The Barbican’s programme of Britten performances in November 2013 is complemented by a weekend public symposium about Britten curated by John Bridcut. It brings together performers, scholars and practitioners and explores Britten’s world through a programme of film screenings, talks, panel discussions and performances.
The National Portrait Gallery draws on its holdings of Britten photographs and other materials for a display in its twentieth-century galleries to run from November 2013.Cambridge and Nottingham Universities are also planning significant academic conferences about Britten during 2013.
The Britten Thematic Catalogue, the first such comprehensive online resource for any composer, documents all manuscript sources for Britten’s works (with audio and notation incipits), full bibliographic details, and other related material such as performance history, photographs, and links to correspondence. It provides, for the first time, a complete chronological list of his work, including juvenilia and a list of unpublished material held in the BPF archive and elsewhere. It is an innovative and complex project, funded by BPF and the Arts & Humanities Research Council, which will give everyone access to a rich array of Britten resources. The beta version can be accessed through the BPF website www.brittenpears.org, with the complete catalogue launched in summer 2013.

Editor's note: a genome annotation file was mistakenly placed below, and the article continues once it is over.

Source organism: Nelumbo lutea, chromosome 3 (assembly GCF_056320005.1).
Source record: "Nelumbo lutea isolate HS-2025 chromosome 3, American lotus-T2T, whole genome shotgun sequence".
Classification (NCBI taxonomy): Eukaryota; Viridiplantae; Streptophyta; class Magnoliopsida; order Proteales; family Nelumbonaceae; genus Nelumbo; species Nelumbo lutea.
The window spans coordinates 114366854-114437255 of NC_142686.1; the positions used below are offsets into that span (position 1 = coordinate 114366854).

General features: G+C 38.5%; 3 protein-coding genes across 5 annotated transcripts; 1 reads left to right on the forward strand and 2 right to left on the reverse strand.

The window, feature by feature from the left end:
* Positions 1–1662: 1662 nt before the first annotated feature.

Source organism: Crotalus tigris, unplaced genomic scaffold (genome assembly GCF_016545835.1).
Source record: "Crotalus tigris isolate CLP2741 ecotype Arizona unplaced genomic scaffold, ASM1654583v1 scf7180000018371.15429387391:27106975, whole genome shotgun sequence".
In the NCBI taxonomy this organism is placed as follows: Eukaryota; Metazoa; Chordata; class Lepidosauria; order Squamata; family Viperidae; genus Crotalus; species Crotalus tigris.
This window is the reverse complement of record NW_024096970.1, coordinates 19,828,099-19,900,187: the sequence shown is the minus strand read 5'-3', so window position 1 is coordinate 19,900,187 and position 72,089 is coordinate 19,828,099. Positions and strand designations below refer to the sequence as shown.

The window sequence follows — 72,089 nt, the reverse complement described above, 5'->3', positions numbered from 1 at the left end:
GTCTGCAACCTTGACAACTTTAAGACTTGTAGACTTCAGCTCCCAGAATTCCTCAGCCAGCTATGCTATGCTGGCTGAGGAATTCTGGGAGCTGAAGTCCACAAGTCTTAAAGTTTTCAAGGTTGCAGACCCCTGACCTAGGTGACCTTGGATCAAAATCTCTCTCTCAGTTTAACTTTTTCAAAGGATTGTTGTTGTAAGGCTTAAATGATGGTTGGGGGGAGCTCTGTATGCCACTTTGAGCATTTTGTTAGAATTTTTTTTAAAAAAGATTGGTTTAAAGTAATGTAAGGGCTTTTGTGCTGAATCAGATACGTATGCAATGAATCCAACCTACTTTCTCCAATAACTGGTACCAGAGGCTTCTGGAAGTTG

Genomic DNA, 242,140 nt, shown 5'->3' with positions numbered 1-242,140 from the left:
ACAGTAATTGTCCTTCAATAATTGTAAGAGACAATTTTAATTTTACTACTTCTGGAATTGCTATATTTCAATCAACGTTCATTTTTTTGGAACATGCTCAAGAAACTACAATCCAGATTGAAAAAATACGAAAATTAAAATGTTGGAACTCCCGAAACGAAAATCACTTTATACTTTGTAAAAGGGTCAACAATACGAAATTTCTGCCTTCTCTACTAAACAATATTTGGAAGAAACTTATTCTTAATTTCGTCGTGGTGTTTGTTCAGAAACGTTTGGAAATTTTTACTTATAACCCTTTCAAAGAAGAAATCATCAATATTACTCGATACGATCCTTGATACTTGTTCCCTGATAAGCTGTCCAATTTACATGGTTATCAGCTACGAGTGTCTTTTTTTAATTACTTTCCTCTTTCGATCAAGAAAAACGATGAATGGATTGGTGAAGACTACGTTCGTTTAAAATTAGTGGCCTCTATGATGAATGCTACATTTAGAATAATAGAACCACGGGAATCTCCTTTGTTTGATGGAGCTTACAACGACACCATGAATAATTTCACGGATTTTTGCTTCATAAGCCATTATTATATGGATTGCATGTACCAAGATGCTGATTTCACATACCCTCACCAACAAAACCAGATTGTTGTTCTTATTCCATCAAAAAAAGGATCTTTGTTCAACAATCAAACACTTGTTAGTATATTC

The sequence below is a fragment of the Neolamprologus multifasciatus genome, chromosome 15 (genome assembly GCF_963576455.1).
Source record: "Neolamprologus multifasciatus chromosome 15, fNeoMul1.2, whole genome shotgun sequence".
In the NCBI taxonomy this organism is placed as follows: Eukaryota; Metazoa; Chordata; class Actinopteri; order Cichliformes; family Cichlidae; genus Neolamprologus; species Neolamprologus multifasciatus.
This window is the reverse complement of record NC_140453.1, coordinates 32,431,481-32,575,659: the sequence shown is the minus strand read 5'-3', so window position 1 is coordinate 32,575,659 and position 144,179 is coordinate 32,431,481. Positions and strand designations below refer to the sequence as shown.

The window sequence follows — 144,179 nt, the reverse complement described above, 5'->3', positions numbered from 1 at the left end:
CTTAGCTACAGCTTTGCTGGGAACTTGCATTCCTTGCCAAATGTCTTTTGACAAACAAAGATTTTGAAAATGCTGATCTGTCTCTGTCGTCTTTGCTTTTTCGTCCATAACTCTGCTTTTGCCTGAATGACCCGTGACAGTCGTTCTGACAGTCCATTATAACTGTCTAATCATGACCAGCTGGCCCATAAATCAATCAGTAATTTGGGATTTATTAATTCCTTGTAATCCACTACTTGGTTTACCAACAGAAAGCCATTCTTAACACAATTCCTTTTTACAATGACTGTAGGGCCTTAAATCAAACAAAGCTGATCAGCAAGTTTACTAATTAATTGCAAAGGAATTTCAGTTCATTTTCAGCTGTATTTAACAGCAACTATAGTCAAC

The Red House in Aldeburgh, where Britten lived and worked for the last decades of his life, is home to the most comprehensive archive of any composer. BPF is spending £4.7m to secure this internationally significant heritage and open it up as never before. A purpose-built new building in the grounds, designed by architects Stanton Williams, will free up existing storage space for public access, including Red Cottage, the studio where Britten wrote masterpieces such as War Requiem. For the first time, visitors will be able to see where Britten worked. There will also be space for a larger exhibition gallery, with the highlights of BPF’s collections used to create an inspiring introduction to the man and his music. This major project is generously supported by a £1.4m grant from the Heritage Lottery Fund (HLF).
As part of the project, BPF is working with local organisations to create a walking tour around the town and landscape that so inspired Britten. The Britten Trail is launched at Easter 2013.
Phew! When will there be any time left for those other birthday boys, Wagner and Verdi?